If there’s one fact I’ve learned over and over again in my 26 years on this planet, it’s that as a woman, I’m never safe, and the world could not give a damn about changing that.
In the past few months, droves of women have bravely come forward to detail their experiences of sexual assault. Women like Mary J. Blige have revealed that they were molested at 5 years old and throughout their adolescence. I’ve watched writers call allegations against performative allies like Aziz Ansari “revenge porn,” while Twitter debated whether or not sexual coercion is actually OK. We’ve seen countless men and women propose that the #MeToo movement has gone too far and has become a “witch hunt” for men.
On Monday, Simone Biles joined more than 140 young women and girls who’ve accused former Team USA physician Larry Nassar of sexual abuse. That’s right. Charges of abuse of at least 140 girls and young women went ignored and unnoticed for years. Young black women like Biles and Gabby Douglas, who’ve made history on our television screens, were allegedly violated repeatedly by a person who was paid to ensure their health. These young women who proudly represented this country were forced to return to the sites of their molestation every day to relive that trauma.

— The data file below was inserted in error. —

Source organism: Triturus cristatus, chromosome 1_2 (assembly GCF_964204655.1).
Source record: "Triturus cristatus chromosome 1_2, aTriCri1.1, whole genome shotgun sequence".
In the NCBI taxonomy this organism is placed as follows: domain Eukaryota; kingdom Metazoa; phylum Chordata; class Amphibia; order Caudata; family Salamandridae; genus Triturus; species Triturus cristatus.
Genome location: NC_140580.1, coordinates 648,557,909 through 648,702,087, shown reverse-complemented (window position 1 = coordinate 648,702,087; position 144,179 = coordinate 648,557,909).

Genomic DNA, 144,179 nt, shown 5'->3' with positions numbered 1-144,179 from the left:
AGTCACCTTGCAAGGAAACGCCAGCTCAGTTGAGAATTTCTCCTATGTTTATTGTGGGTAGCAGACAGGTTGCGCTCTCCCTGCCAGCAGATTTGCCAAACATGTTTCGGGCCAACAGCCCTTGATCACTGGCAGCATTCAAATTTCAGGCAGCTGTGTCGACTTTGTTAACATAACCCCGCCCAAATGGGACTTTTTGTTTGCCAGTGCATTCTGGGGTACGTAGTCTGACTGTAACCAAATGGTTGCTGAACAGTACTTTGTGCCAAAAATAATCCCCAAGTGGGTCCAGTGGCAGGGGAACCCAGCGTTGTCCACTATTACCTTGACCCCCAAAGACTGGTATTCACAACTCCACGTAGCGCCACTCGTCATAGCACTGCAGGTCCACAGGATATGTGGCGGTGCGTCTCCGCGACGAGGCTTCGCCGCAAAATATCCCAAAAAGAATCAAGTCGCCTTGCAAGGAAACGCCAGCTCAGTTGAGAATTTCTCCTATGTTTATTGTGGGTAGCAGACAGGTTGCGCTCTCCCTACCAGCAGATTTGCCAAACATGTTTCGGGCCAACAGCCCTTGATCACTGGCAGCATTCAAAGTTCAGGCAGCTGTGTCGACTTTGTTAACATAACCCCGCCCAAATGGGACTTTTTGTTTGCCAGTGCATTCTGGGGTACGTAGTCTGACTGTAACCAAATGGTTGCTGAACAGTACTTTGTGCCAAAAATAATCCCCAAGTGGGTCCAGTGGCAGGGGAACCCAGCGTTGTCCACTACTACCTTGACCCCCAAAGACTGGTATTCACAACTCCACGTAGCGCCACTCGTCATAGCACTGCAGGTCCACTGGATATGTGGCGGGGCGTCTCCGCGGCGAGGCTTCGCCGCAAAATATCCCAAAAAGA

Every time I see news like this, I relive my own sexual trauma. I’m reminded of each woman in my life who has been molested and abused and the likelihood that, despite this cultural “reckoning,” women and girls will continue to be assaulted every day. I remember that we’ve protected accused predators like R. Kelly and Bill Cosby because we value their art more than we value the lives of young black girls and women.
I’ll probably never meet a woman who hasn’t said #MeToo. But for every woman you meet who’s been assaulted, you’ll likely meet someone else who’s making sure that never changes.